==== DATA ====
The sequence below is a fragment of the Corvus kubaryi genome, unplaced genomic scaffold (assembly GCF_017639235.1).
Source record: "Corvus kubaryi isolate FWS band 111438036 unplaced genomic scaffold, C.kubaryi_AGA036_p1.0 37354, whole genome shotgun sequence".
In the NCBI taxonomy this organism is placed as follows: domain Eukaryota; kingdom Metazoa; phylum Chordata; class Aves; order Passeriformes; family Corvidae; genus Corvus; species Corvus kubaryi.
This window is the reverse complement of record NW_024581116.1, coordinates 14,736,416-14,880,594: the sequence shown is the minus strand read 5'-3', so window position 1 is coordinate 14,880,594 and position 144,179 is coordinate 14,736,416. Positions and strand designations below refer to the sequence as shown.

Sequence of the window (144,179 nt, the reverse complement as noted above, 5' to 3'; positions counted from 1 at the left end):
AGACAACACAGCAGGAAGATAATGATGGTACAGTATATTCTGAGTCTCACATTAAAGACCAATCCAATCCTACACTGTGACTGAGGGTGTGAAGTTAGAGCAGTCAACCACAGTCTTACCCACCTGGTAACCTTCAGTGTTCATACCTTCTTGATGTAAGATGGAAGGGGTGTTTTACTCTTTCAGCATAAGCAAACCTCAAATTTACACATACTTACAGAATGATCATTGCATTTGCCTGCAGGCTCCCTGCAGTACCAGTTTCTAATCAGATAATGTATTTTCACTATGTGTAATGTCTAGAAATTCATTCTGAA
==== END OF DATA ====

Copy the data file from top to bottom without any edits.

The sequence below is a fragment of the Corvus kubaryi genome, unplaced genomic scaffold (assembly GCF_017639235.1).
Source record: "Corvus kubaryi isolate FWS band 111438036 unplaced genomic scaffold, C.kubaryi_AGA036_p1.0 37354, whole genome shotgun sequence".
In the NCBI taxonomy this organism is placed as follows: domain Eukaryota; kingdom Metazoa; phylum Chordata; class Aves; order Passeriformes; family Corvidae; genus Corvus; species Corvus kubaryi.
This window is the reverse complement of record NW_024581116.1, coordinates 14,736,416-14,880,594: the sequence shown is the minus strand read 5'-3', so window position 1 is coordinate 14,880,594 and position 144,179 is coordinate 14,736,416. Positions and strand designations below refer to the sequence as shown.

Sequence of the window (144,179 nt, the reverse complement as noted above, 5' to 3'; positions counted from 1 at the left end):
AGACAACACAGCAGGAAGATAATGATGGTACAGTATATTCTGAGTCTCACATTAAAGACCAATCCAATCCTACACTGTGACTGAGGGTGTGAAGTTAGAGCAGTCAACCACAGTCTTACCCACCTGGTAACCTTCAGTGTTCATACCTTCTTGATGTAAGATGGAAGGGGTGTTTTACTCTTTCAGCATAAGCAAACCTCAAATTTACACATACTTACAGAATGATCATTGCATTTGCCTGCAGGCTCCCTGCAGTACCAGTTTCTAATCAGATAATGTATTTTCACTATGTGTAATGTCTAGAAATTCATTCTGAA